Classrooms offering flexible seating to improve learning


Gone are the days of wooden desks all in a row in many school classrooms. Now, many teachers prefer classrooms with a little more style.

"In my room we have stools that they can move," explained Casey Meidl, 5th Grade Teacher All Saints Catholic School in Antigo, WI. "We have wobble core chairs, which have kind of the ability to sit but also still move and wiggle without being as obvious. We have ball chairs. We have a bungee chair. We have some other different types of chairs in the room. We also have clipboards and lap desks so that they can move to other places and on the floor and still work, or we also have bed risers they can raise their desk on the riser so they can stand."

A flexible seating classroom puts an emphasis on providing the learning environment that children need as individuals.

“You can move around in it,” explained fifth grader Ethan Buchman. “So you can spin, you can just like wobble on it, so then you don’t have to just sit in one spot.”

“I like it because you can bounce on it or wobble on one of those chairs,” said fifth grader Luke Bastle.

“Whoever gets in here first and puts their clip up and then whoever can go and grab it and come back to their desk will get it pretty much,” Ethan said. “Well that’s a good incentive to get here on time. Yeah!”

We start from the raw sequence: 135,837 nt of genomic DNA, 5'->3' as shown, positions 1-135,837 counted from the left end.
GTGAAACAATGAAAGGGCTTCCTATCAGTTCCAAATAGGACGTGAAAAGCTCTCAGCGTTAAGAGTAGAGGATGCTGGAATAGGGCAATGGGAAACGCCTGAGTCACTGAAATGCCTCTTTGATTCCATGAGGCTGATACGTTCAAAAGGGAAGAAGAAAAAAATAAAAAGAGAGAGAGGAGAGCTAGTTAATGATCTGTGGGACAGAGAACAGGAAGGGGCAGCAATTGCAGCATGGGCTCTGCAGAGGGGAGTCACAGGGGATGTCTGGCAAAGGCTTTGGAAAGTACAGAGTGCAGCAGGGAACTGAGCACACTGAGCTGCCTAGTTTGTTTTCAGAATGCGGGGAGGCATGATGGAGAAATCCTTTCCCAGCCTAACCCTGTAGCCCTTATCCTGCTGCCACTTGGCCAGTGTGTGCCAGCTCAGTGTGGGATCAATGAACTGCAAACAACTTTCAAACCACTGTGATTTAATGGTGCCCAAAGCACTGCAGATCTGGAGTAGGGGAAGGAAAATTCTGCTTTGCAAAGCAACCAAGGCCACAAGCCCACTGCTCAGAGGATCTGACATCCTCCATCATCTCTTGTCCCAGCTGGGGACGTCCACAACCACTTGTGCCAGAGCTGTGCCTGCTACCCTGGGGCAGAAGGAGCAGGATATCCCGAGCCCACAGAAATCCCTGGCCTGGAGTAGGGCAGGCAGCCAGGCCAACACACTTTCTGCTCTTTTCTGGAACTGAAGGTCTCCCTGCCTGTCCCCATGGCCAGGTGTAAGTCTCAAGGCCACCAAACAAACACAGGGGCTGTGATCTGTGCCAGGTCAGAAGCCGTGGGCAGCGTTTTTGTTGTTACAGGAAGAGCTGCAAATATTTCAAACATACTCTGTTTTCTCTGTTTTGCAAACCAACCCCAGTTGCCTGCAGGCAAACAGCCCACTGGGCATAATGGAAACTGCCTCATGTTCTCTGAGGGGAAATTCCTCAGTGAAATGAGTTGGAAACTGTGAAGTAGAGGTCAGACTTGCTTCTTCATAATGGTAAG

Flexible seating means more than wobble chairs and ball seats. Teachers have the flexibility to create different areas in the classroom where kids can stand, sit or lie down.

“I've seen classrooms where students have couches that they're sitting on, and I've even been in a classroom where they had an old clawfoot bathtub filled with pillows and the kids could sit in,” said Elizabeth MacDonald, Middle School Language Arts Teacher at All Saints Catholic School. “It just gave the kids a variety of seating to change up their atmosphere. It kind of gave them more control of their own learning environment and made it more of their own.”

“I think I've noticed with my students that they do better academically when they're given the option,” said Casey Meidl. “A lot of my students are not wanting to just sit in their desk all day long. They want to be able to get up. They want to be able to move and sit somewhere else and work. Being able to be more active in their work. I don't want to sit all day, so I'm sure they don't want to sit all day.”

Even kindergarten classrooms are embracing flexible seating. This classroom is mostly desk-free.

“For some, it’s more of a focusing thing, where they want to be alone,” said Terri Zinchuk, 5K Teacher at All Saints Catholic School. “For the wigglers, it’s good to be standing. And some just prefer to be laying down and working that way.”

Educators say when children can take more ownership in their classroom – like by choosing where they’ll sit, or bounce, and are given the freedom to move around when necessary – they become more engaged.

“It gives the kids an opportunity to move around, look for the space that's going to promote their learning the best,” said MacDonald.

And while flexible seating works for some, for others – a traditional desk may be preferable. Flexible classroom design can help make children feel comfortable – both physically and emotionally.